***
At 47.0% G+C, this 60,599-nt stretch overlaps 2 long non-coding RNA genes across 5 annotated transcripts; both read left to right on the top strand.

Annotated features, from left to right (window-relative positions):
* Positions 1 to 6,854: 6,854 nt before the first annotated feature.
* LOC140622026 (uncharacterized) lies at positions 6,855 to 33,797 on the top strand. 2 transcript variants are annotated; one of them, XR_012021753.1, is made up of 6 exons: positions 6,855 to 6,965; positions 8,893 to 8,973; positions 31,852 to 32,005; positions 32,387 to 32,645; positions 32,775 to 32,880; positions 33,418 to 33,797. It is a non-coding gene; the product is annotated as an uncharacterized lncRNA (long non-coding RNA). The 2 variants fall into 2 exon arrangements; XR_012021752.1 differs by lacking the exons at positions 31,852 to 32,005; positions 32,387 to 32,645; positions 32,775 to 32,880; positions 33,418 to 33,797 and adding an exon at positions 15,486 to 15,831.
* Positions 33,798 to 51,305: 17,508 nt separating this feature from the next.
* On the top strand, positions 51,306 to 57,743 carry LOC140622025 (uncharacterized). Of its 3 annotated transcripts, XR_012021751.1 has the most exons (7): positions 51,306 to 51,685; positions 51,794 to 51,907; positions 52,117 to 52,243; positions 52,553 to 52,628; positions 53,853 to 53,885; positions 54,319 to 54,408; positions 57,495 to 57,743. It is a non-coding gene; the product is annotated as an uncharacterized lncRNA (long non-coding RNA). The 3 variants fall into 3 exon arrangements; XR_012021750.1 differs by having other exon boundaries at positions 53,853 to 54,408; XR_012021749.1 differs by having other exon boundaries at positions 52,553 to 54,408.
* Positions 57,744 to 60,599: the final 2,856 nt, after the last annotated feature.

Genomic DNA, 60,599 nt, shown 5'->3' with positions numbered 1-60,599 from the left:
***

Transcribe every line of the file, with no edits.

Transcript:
At 47.0% G+C, this 60,599-nt stretch overlaps 2 long non-coding RNA genes across 5 annotated transcripts; both read left to right on the top strand.

Annotated features, from left to right (window-relative positions):
* Positions 1 to 6,854: 6,854 nt before the first annotated feature.
* LOC140622026 (uncharacterized) lies at positions 6,855 to 33,797 on the top strand. 2 transcript variants are annotated; one of them, XR_012021753.1, is made up of 6 exons: positions 6,855 to 6,965; positions 8,893 to 8,973; positions 31,852 to 32,005; positions 32,387 to 32,645; positions 32,775 to 32,880; positions 33,418 to 33,797. It is a non-coding gene; the product is annotated as an uncharacterized lncRNA (long non-coding RNA). The 2 variants fall into 2 exon arrangements; XR_012021752.1 differs by lacking the exons at positions 31,852 to 32,005; positions 32,387 to 32,645; positions 32,775 to 32,880; positions 33,418 to 33,797 and adding an exon at positions 15,486 to 15,831.
* Positions 33,798 to 51,305: 17,508 nt separating this feature from the next.
* On the top strand, positions 51,306 to 57,743 carry LOC140622025 (uncharacterized). Of its 3 annotated transcripts, XR_012021751.1 has the most exons (7): positions 51,306 to 51,685; positions 51,794 to 51,907; positions 52,117 to 52,243; positions 52,553 to 52,628; positions 53,853 to 53,885; positions 54,319 to 54,408; positions 57,495 to 57,743. It is a non-coding gene; the product is annotated as an uncharacterized lncRNA (long non-coding RNA). The 3 variants fall into 3 exon arrangements; XR_012021750.1 differs by having other exon boundaries at positions 53,853 to 54,408; XR_012021749.1 differs by having other exon boundaries at positions 52,553 to 54,408.
* Positions 57,744 to 60,599: the final 2,856 nt, after the last annotated feature.

Genomic DNA, 60,599 nt, shown 5'->3' with positions numbered 1-60,599 from the left: